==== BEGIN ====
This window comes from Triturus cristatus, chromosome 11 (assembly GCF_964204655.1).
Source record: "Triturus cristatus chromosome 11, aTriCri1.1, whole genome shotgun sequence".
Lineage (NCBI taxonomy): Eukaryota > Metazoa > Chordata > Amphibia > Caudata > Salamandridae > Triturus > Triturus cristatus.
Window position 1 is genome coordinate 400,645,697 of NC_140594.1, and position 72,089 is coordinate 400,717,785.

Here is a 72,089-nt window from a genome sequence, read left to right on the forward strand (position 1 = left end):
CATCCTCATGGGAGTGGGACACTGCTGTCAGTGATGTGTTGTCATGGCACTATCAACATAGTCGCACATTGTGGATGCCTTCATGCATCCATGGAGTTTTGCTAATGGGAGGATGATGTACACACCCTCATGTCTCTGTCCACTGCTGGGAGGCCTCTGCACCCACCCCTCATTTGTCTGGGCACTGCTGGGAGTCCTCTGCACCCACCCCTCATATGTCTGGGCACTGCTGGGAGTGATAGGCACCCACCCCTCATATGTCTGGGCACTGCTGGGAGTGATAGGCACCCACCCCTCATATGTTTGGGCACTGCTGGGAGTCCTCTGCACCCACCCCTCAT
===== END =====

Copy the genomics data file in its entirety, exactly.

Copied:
This window comes from Triturus cristatus, chromosome 11 (assembly GCF_964204655.1).
Source record: "Triturus cristatus chromosome 11, aTriCri1.1, whole genome shotgun sequence".
Lineage (NCBI taxonomy): Eukaryota > Metazoa > Chordata > Amphibia > Caudata > Salamandridae > Triturus > Triturus cristatus.
Window position 1 is genome coordinate 400,645,697 of NC_140594.1, and position 72,089 is coordinate 400,717,785.

Here is a 72,089-nt window from a genome sequence, read left to right on the forward strand (position 1 = left end):
CATCCTCATGGGAGTGGGACACTGCTGTCAGTGATGTGTTGTCATGGCACTATCAACATAGTCGCACATTGTGGATGCCTTCATGCATCCATGGAGTTTTGCTAATGGGAGGATGATGTACACACCCTCATGTCTCTGTCCACTGCTGGGAGGCCTCTGCACCCACCCCTCATTTGTCTGGGCACTGCTGGGAGTCCTCTGCACCCACCCCTCATATGTCTGGGCACTGCTGGGAGTGATAGGCACCCACCCCTCATATGTCTGGGCACTGCTGGGAGTGATAGGCACCCACCCCTCATATGTTTGGGCACTGCTGGGAGTCCTCTGCACCCACCCCTCAT